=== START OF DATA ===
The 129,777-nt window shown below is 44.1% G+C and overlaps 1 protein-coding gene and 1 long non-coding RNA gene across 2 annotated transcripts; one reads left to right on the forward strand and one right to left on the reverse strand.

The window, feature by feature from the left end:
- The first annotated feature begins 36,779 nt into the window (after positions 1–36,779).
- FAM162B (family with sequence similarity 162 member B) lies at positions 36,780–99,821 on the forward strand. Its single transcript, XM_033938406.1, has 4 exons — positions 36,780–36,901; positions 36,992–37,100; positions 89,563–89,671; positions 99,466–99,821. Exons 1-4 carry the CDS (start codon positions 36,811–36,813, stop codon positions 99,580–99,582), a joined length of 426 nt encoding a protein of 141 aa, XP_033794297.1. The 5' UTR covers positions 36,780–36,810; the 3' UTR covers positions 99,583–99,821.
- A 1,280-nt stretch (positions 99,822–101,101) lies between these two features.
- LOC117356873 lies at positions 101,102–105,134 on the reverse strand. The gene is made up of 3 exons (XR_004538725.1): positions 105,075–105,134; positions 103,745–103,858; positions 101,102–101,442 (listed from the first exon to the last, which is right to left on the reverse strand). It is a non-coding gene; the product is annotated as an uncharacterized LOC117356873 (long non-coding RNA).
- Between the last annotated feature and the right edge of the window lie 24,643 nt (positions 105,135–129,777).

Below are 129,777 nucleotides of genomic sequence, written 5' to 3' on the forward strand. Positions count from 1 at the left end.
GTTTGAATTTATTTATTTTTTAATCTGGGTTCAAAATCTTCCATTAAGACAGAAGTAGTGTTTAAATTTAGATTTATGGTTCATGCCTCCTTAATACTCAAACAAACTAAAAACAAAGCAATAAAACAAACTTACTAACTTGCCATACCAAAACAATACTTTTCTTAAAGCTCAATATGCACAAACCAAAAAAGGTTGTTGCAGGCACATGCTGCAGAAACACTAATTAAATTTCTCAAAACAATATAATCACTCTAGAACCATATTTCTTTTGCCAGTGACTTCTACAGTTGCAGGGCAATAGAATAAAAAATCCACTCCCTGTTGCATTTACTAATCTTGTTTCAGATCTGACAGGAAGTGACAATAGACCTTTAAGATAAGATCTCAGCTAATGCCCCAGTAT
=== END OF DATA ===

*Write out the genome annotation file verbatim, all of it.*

The 129,777-nt window shown below is 44.1% G+C and overlaps 1 protein-coding gene and 1 long non-coding RNA gene across 2 annotated transcripts; one reads left to right on the forward strand and one right to left on the reverse strand.

The window, feature by feature from the left end:
- The first annotated feature begins 36,779 nt into the window (after positions 1–36,779).
- FAM162B (family with sequence similarity 162 member B) lies at positions 36,780–99,821 on the forward strand. Its single transcript, XM_033938406.1, has 4 exons — positions 36,780–36,901; positions 36,992–37,100; positions 89,563–89,671; positions 99,466–99,821. Exons 1-4 carry the CDS (start codon positions 36,811–36,813, stop codon positions 99,580–99,582), a joined length of 426 nt encoding a protein of 141 aa, XP_033794297.1. The 5' UTR covers positions 36,780–36,810; the 3' UTR covers positions 99,583–99,821.
- A 1,280-nt stretch (positions 99,822–101,101) lies between these two features.
- LOC117356873 lies at positions 101,102–105,134 on the reverse strand. The gene is made up of 3 exons (XR_004538725.1): positions 105,075–105,134; positions 103,745–103,858; positions 101,102–101,442 (listed from the first exon to the last, which is right to left on the reverse strand). It is a non-coding gene; the product is annotated as an uncharacterized LOC117356873 (long non-coding RNA).
- Between the last annotated feature and the right edge of the window lie 24,643 nt (positions 105,135–129,777).

Below are 129,777 nucleotides of genomic sequence, written 5' to 3' on the forward strand. Positions count from 1 at the left end.
GTTTGAATTTATTTATTTTTTAATCTGGGTTCAAAATCTTCCATTAAGACAGAAGTAGTGTTTAAATTTAGATTTATGGTTCATGCCTCCTTAATACTCAAACAAACTAAAAACAAAGCAATAAAACAAACTTACTAACTTGCCATACCAAAACAATACTTTTCTTAAAGCTCAATATGCACAAACCAAAAAAGGTTGTTGCAGGCACATGCTGCAGAAACACTAATTAAATTTCTCAAAACAATATAATCACTCTAGAACCATATTTCTTTTGCCAGTGACTTCTACAGTTGCAGGGCAATAGAATAAAAAATCCACTCCCTGTTGCATTTACTAATCTTGTTTCAGATCTGACAGGAAGTGACAATAGACCTTTAAGATAAGATCTCAGCTAATGCCCCAGTAT